Composite wood is found in many different types of finished goods such as cabinets, doors, furniture, flooring products, moldings, toys, mirror and photo frames, audio speakers, baseboards, shelving, and countertops.

EPA regulates, but does not prohibit, the use of formaldehyde in composite wood products. 40 C.F.R. Part 770.

The Agency for Toxic Substances and Disease Registry notes that combustion processes can produce formaldehyde, as can some manufacturing processes. Thus, power plants, manufacturing facilities, and vehicle exhaust arguably may produce (manufacture) formaldehyde.

Formaldehyde can also be inadvertently generated as a byproduct of other chemicals.

How Much of the Fee Must Each Manufacturer Pay?

The answer depends largely, but not entirely, on how many manufacturers of each substance EPA includes in the final list of manufacturers for that substance.

The preliminary list for formaldehyde includes by far the most company names (it runs 57 pages). The preliminary list for TCEP includes only one company name.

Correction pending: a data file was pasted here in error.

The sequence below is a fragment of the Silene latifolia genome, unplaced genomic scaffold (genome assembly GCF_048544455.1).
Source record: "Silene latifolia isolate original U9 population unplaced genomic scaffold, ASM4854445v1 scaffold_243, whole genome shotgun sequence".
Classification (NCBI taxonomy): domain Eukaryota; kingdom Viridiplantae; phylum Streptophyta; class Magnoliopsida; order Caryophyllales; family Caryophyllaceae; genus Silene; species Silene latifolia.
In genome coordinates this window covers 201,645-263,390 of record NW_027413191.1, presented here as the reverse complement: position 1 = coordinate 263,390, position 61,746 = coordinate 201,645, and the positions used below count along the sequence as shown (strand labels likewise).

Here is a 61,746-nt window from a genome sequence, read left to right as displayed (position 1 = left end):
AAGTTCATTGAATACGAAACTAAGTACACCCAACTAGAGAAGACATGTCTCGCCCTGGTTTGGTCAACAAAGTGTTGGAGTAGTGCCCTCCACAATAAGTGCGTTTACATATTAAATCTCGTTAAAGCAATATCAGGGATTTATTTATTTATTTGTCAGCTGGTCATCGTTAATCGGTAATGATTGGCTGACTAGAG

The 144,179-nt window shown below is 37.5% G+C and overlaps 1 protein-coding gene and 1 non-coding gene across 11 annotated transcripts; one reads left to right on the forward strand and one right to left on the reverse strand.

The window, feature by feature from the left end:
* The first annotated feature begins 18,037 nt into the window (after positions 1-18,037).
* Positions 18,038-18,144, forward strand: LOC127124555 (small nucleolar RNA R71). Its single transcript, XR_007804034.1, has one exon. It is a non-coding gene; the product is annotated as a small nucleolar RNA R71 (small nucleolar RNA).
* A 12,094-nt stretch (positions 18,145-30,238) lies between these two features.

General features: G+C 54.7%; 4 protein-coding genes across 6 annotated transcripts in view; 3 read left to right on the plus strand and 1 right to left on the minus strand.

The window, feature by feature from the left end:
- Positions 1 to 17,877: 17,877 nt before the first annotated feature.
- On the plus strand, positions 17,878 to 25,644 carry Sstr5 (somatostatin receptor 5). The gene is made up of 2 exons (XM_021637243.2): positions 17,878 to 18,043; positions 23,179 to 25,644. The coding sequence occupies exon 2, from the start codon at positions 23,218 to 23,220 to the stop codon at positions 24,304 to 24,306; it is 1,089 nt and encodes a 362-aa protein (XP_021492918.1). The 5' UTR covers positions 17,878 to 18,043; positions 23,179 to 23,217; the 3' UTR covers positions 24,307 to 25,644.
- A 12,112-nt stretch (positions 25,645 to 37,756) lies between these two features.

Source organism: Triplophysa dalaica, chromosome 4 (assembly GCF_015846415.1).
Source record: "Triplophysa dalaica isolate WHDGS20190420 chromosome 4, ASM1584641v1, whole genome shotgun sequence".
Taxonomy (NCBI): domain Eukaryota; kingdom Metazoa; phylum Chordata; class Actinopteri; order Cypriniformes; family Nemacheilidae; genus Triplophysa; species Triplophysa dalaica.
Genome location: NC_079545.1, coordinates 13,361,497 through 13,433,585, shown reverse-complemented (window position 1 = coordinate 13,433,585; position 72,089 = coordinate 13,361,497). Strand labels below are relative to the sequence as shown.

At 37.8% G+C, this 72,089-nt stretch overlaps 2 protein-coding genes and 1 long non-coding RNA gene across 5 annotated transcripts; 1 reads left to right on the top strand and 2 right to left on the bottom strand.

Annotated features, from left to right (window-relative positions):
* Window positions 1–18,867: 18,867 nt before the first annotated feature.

Since most high-priority substances have multiple manufacturers, the fees rule provides that members of a consortium of manufacturers may split the fee, with the consortium itself responsible for paying the full fee. 40 C.F.R. § 700.45(f)(3). Consortia decide for themselves how to determine how to split fees among their members. 40 C.F.R. § 700.45(f)(3)(iii).

A consortium must notify EPA of its formation within 60 days of the publication of the final scope document. 40 C.F.R. § 700.45(f)(3)(i). EPA must publish the final scope document not later than six months after the initiation of a risk evaluation. 40 C.F.R. § 702.41(c)(8). EPA initiates a risk evaluation with final designation of a chemical as a high-priority substance. 40 C.F.R. § 702.17. That means that EPA initiated the risk evaluations for the 20 substances on December 20, 2019. (EPA published the notice announcing the final designation in the Federal Register on December 30, but the notice indicated that the designations were effective on December 20.) Accordingly, EPA must publish the final scope documents by June 20, 2020. That means that the last date for a consortium to notify EPA of its formation is August 19, 2020.

If there is no consortium for a high-priority substance, EPA will assign each manufacturer of that substance an equal share of the fee, with appropriate reductions for small businesses. 40 C.F.R. § 700.45(f)(4).

If some manufacturers of a substance join a consortium and others do not, EPA has a formula for determining the respective shares of the consortium and those who do not join. 40 C.F.R. § 700.45(f)(5).

The Self-Identification Reporting Requirement